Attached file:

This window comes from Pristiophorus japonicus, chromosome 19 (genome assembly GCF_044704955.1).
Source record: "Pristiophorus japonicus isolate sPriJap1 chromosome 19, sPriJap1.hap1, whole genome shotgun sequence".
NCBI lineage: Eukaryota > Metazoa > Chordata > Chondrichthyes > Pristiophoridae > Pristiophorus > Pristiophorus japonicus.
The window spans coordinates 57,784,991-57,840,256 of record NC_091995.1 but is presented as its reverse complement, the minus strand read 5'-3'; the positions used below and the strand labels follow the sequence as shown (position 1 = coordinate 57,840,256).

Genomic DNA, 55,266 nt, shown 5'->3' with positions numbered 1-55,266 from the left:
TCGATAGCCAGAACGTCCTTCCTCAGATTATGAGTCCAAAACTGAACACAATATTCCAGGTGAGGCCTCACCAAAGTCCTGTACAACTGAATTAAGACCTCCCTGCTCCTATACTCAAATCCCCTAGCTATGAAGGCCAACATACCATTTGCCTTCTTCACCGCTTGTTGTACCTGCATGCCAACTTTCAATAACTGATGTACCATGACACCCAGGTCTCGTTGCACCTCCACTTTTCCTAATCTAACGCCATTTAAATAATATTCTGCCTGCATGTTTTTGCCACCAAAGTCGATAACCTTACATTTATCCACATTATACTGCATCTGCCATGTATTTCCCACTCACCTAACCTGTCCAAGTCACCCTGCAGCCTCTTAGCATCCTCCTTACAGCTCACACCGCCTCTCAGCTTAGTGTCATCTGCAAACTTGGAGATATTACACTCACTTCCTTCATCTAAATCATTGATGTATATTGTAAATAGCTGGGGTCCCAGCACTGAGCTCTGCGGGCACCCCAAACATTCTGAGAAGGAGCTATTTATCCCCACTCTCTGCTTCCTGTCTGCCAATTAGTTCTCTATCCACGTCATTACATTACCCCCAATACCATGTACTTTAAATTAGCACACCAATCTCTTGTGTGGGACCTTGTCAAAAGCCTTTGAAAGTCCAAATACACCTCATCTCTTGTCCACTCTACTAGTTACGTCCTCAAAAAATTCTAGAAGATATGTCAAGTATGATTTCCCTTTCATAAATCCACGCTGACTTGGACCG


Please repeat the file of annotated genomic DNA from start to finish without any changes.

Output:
This window comes from Pristiophorus japonicus, chromosome 19 (genome assembly GCF_044704955.1).
Source record: "Pristiophorus japonicus isolate sPriJap1 chromosome 19, sPriJap1.hap1, whole genome shotgun sequence".
NCBI lineage: Eukaryota > Metazoa > Chordata > Chondrichthyes > Pristiophoridae > Pristiophorus > Pristiophorus japonicus.
The window spans coordinates 57,784,991-57,840,256 of record NC_091995.1 but is presented as its reverse complement, the minus strand read 5'-3'; the positions used below and the strand labels follow the sequence as shown (position 1 = coordinate 57,840,256).

Genomic DNA, 55,266 nt, shown 5'->3' with positions numbered 1-55,266 from the left:
TCGATAGCCAGAACGTCCTTCCTCAGATTATGAGTCCAAAACTGAACACAATATTCCAGGTGAGGCCTCACCAAAGTCCTGTACAACTGAATTAAGACCTCCCTGCTCCTATACTCAAATCCCCTAGCTATGAAGGCCAACATACCATTTGCCTTCTTCACCGCTTGTTGTACCTGCATGCCAACTTTCAATAACTGATGTACCATGACACCCAGGTCTCGTTGCACCTCCACTTTTCCTAATCTAACGCCATTTAAATAATATTCTGCCTGCATGTTTTTGCCACCAAAGTCGATAACCTTACATTTATCCACATTATACTGCATCTGCCATGTATTTCCCACTCACCTAACCTGTCCAAGTCACCCTGCAGCCTCTTAGCATCCTCCTTACAGCTCACACCGCCTCTCAGCTTAGTGTCATCTGCAAACTTGGAGATATTACACTCACTTCCTTCATCTAAATCATTGATGTATATTGTAAATAGCTGGGGTCCCAGCACTGAGCTCTGCGGGCACCCCAAACATTCTGAGAAGGAGCTATTTATCCCCACTCTCTGCTTCCTGTCTGCCAATTAGTTCTCTATCCACGTCATTACATTACCCCCAATACCATGTACTTTAAATTAGCACACCAATCTCTTGTGTGGGACCTTGTCAAAAGCCTTTGAAAGTCCAAATACACCTCATCTCTTGTCCACTCTACTAGTTACGTCCTCAAAAAATTCTAGAAGATATGTCAAGTATGATTTCCCTTTCATAAATCCACGCTGACTTGGACCG